Experiencing the grief process is a natural reaction to losses of many kinds. Loss on any number of different levels is a part of life we all face. Most of us associate grief with the death of a loved one, but the truth is we each go through a similar process when facing any number of losses, whether it’s a job, when a relationship ends or if we receive a medical diagnosis which threatens our health. Even events on grander scales can trigger a grieving process, including natural disasters or terrorist attacks which can instill a feeling of loss of safety and/or security. Basically, any time we feel a sense of loss of any kind, we grieve and the grieving process affects us in ways that can be confusing, complicated, and overwhelming.
Each person’s grief is unique and your grieving process will be different, even from people who are experiencing the same loss you are. Most people who are experiencing grief go through one or more of the same general reactions including physical, emotional and behavioral changes while they’re working through a loss. Knowing the common grief responses and what to expect may help you feel more at ease in the process as you or someone else you care about goes through it.
Normal grief symptoms span the physical, emotional and behavioral and can include things like crying, low energy, changes in sleep or eating patterns, feelings of numbness, sadness, anger, guilt or anxiety. While in the grieving process, people sometimes become withdrawn and unproductive or fidgety and restless, concentration may be difficult and even visual or auditory hallucinations can take place. Typically, symptoms are most intense and frequent shortly after a loss is experienced and should gradually subside over time. Keep in mind that it can take anywhere from months to a couple of years before a person fully comes to terms with a loss. If this sense of closure never happens, daily functioning can be difficult and the risk of physical and/or mental illness increases.
Working through a loss is a complex process. Expect ups and downs and even two steps forward, one step back kinds of progress along the way toward closure. There is no one “right” or “wrong” way to grieve, but ultimately the sense of loss and grief will subside toward resolution over time. If the road gets rocker and never seems to smooth out or if you feel stuck and despaired at any time, seeking assistance from a grief counselor or other mental health professional who is knowledgeable about grief issues can help you better understand your grief and assist you in moving forward in the healing process.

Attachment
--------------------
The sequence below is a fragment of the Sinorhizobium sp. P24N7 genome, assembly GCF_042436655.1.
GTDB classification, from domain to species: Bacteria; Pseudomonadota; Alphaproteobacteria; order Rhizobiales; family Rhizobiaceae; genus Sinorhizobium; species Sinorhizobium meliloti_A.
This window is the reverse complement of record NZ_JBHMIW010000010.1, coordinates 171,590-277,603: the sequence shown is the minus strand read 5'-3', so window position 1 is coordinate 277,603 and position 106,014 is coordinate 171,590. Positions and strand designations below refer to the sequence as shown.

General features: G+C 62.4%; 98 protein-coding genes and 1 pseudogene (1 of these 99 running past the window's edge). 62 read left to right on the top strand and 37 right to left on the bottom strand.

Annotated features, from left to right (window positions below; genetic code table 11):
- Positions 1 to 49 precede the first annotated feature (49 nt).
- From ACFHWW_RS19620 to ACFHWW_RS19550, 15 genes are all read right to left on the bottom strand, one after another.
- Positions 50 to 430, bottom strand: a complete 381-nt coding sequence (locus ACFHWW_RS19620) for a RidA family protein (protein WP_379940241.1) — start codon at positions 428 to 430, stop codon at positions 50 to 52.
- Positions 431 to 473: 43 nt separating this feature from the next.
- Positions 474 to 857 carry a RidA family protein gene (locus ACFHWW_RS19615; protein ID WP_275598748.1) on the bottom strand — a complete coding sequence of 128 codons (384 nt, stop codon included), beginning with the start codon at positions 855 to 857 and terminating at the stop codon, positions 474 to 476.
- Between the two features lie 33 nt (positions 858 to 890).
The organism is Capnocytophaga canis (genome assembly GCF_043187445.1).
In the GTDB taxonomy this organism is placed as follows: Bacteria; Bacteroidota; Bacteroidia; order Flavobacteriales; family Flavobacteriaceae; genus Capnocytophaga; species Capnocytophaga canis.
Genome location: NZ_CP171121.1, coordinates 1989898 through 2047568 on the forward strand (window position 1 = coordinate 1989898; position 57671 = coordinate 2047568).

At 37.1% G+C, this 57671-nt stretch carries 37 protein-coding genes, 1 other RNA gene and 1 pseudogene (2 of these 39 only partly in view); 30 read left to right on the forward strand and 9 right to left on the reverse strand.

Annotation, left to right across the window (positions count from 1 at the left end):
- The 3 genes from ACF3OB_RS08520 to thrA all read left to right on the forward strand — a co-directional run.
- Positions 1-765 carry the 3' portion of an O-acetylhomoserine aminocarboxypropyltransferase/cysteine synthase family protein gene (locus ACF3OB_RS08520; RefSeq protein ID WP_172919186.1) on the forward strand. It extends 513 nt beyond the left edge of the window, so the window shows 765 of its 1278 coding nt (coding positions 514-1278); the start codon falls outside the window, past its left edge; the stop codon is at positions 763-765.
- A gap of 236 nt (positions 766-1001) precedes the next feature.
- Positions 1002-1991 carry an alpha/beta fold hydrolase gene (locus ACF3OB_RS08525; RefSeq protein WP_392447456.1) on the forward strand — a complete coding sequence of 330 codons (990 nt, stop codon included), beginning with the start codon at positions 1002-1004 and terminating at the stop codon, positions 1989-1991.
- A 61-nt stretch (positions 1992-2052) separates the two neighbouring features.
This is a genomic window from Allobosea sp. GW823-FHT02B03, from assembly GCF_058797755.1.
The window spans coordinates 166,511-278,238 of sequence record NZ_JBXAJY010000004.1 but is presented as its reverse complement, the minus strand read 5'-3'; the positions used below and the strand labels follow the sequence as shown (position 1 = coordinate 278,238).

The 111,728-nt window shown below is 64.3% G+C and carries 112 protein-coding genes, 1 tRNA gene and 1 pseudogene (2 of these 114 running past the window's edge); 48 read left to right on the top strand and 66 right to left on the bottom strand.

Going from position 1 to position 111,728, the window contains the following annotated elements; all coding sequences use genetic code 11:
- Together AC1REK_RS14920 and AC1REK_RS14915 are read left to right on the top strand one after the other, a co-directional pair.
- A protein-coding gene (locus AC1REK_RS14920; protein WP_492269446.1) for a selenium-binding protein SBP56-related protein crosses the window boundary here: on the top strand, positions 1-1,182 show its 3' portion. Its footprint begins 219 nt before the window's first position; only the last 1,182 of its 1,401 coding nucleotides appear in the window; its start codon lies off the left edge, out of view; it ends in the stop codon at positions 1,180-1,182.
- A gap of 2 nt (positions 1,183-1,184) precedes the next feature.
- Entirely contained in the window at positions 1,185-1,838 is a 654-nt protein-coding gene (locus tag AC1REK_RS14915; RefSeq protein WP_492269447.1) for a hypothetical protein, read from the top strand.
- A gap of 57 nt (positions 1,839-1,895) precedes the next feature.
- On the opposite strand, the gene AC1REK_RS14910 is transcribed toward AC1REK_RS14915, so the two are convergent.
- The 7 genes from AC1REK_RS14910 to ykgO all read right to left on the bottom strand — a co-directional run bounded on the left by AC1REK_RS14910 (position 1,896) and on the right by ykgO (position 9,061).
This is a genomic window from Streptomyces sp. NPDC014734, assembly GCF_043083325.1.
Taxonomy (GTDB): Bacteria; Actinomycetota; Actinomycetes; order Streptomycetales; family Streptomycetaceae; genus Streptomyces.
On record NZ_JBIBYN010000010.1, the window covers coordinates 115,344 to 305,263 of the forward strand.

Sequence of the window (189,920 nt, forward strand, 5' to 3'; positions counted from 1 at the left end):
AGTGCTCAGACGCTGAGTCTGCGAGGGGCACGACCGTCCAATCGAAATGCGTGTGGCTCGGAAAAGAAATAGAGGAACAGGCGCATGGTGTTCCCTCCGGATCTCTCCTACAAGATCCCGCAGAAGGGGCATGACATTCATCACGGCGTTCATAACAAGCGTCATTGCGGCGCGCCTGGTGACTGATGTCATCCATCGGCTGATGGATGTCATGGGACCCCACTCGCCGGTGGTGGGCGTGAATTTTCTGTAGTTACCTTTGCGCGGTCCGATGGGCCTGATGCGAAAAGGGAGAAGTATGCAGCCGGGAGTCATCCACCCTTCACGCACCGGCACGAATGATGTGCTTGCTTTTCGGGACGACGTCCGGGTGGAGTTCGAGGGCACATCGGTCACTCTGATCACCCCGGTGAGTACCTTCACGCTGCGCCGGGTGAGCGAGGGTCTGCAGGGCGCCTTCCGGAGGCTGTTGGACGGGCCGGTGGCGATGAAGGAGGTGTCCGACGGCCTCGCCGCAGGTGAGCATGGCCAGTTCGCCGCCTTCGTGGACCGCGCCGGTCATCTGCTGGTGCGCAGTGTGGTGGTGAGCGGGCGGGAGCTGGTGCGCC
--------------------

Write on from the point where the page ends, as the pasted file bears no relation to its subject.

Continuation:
You may be wondering what this has to do with eating right and exercise and I'm here to tell you that the main reason why so many people can't maintain a fit and healthy physique for a lifetime is because they're not willing to let go of that person in the day 1 photo. Intellectually you know that the new you is a better you, but the person you were at the beginning of this process is a dear old friend that's hard to abandon. There are memories, experiences and pleasures that make up who you were and it's hard to wrap your arms around the idea that this part of you is gone forever.
There must be a grieving period or process to break through to the other side. It's normal, it's weird and uncomfortable and it's part of life. Going from unfit & unhealthy to fit and healthy in a relatively short period of time is daunting and traumatic. Nobody talks about it because there's no clear cut way to understand it or deal with it. Some folks make the transition easily while others still see themselves as the overweight, unhappy person they were on day 1. The thoughts and memories in your mind that cause profound emotions from your past don't go away just because you lost weight and got strong. Day 90 of Power 90 and P90X is often a very sad and depressing day for many many people. While it's an amazing accomplishment it also signifies the death of an old friend and the start of a difficult new beginning. The old me is dead, now what?
The loss of the old you can be as scary, confusing, complicated and overwhelming as the loss of a loved one. You have transformed yourself physically and with that comes emotional and behavioral changes as well. There's nothing on the website or guild book that helps you with that, so just by talking about it here is a step. Just like with any traumatic event or change it helps to know that there will be bumps in the road alone the way. A place of understanding and acceptance comes with time. This is why this community is so important. We are here to listen. We are here to understand. We are all here to help each other get through the good times and the bad. If you keep asking questions, keep pushing play and stay accountable to like-minded people in your life then the grieving period will be short and a healthy and fit lifestyle is yours forever.